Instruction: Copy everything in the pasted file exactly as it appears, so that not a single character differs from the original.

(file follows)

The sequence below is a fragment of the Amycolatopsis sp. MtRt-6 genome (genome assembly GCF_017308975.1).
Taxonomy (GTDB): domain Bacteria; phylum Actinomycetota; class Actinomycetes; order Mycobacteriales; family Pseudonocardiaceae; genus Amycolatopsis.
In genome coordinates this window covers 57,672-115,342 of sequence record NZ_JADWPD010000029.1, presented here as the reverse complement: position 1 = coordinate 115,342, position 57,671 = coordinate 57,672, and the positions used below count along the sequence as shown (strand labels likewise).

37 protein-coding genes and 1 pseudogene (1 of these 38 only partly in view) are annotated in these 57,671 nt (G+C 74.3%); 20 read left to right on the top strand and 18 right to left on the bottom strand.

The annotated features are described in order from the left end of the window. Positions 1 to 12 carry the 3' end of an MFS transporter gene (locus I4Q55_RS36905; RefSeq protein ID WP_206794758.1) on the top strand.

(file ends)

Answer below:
The sequence below is a fragment of the Amycolatopsis sp. MtRt-6 genome (genome assembly GCF_017308975.1).
Taxonomy (GTDB): domain Bacteria; phylum Actinomycetota; class Actinomycetes; order Mycobacteriales; family Pseudonocardiaceae; genus Amycolatopsis.
In genome coordinates this window covers 57,672-115,342 of sequence record NZ_JADWPD010000029.1, presented here as the reverse complement: position 1 = coordinate 115,342, position 57,671 = coordinate 57,672, and the positions used below count along the sequence as shown (strand labels likewise).

37 protein-coding genes and 1 pseudogene (1 of these 38 only partly in view) are annotated in these 57,671 nt (G+C 74.3%); 20 read left to right on the top strand and 18 right to left on the bottom strand.

The annotated features are described in order from the left end of the window. Positions 1 to 12 carry the 3' end of an MFS transporter gene (locus I4Q55_RS36905; RefSeq protein ID WP_206794758.1) on the top strand.